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    that might be a first
     
  14. bisco

    bisco cookie crumbler

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    how about a swappable salvage pip battery?;)
     
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  15. Raytheeagle

    Raytheeagle Senior Member

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    Have the forklift ready for the swap ;).

    Cause lifting that yourself would be a bad idea (y).
     
  16. Sarge

    Sarge Active Member

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    Just to add, My ChargePoint Home reports between 2.6KWh and 2.7KWh on a full charge from a depleted battery in my 2014 PiP.

    That said, I agree with the comment above that any additional cost to charge the PiP above “Free” will never make financial sense, given how small the battery is and how efficient the ICE is in Hybrid mode. With the hydro and gas prices where I live, I estimate it saves me $1 per day/charge (most days I charge only once overnight, almost always drive beyond EV range), which is peanuts, really. There are a few shopping centres and IKEAs around that offer free charging and I take advantage of those, but if there is a “charge to charge” I don’t bother. But I drive it because I like the HOV privileges, tech, reliability, and it is just the right thing to do. (y)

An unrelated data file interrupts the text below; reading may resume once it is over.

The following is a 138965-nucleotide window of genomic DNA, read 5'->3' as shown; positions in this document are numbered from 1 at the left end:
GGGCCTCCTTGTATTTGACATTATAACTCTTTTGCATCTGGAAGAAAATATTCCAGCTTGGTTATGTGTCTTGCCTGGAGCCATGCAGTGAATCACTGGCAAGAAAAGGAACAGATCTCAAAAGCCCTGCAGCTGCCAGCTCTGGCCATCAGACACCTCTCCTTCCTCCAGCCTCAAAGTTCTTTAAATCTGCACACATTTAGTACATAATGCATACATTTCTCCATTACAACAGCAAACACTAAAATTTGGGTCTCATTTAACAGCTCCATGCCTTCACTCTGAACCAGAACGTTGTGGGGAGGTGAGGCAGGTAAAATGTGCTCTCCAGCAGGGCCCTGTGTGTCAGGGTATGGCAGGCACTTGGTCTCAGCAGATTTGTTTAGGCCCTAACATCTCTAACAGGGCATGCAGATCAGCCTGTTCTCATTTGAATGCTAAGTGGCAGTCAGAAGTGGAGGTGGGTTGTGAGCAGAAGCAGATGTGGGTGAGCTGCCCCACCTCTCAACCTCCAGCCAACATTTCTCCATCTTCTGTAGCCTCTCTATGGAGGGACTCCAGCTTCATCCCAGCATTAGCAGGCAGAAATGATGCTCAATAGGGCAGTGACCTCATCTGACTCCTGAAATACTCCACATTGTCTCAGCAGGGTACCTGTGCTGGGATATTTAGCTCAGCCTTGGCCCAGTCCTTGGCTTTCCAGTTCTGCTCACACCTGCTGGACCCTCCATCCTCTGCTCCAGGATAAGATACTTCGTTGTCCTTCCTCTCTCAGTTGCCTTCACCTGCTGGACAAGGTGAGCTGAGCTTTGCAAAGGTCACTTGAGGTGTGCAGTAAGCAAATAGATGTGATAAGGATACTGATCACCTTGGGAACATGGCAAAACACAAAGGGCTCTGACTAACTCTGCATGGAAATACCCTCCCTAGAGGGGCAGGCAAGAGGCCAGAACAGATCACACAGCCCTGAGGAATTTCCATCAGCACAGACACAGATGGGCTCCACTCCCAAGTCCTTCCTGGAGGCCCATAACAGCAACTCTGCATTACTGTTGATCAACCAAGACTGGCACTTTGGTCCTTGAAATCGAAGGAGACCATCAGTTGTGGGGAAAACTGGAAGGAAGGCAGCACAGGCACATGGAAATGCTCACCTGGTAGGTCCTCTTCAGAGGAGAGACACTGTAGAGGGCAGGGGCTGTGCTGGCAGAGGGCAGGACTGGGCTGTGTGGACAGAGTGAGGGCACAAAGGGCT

In fact, to this date (almost 4 years), we have never paid a penny (publicly) to charge our Leaf either. Always charge at home or use a free public charger.:whistle: The PiP is our travelling car. :cool:
     
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  17. 4est

    4est Active Member

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    Plug in prius has to be changed for the pleasure of driving EV, not for the money being saved
     
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  18. Deoc

    Deoc Junior Member

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    You best option is to either charge the car at any free charging stations or just move to a different place where there are not hoa and u are able to install a charger, depending where u live charging isn't really much cheaper than gas, in order to do the battery cart you would need a good quality inverter 2000-3000 watts, car batteries won't work because they won't last long so you would need lithium batteries, if you use 18650 batteries you will need good quality ones that cost about 3-4 dollars each wich have the best energy density, at least 400 of those plus you need to put them together to get 12v for the inverter, you are talking about $2,000 plus having to move the cart everytime u need to charge, and u electricity has to be really cheap, by the way if you want to avoid doing it your self there is a company that sells a 3000 watts portable generator that uses lithium batteries instead of gas, look for ego 56v generator.
     
    #18 Deoc, Nov 30, 2019
    Last edited: Nov 30, 2019
  19. wsalopek

    wsalopek Junior Member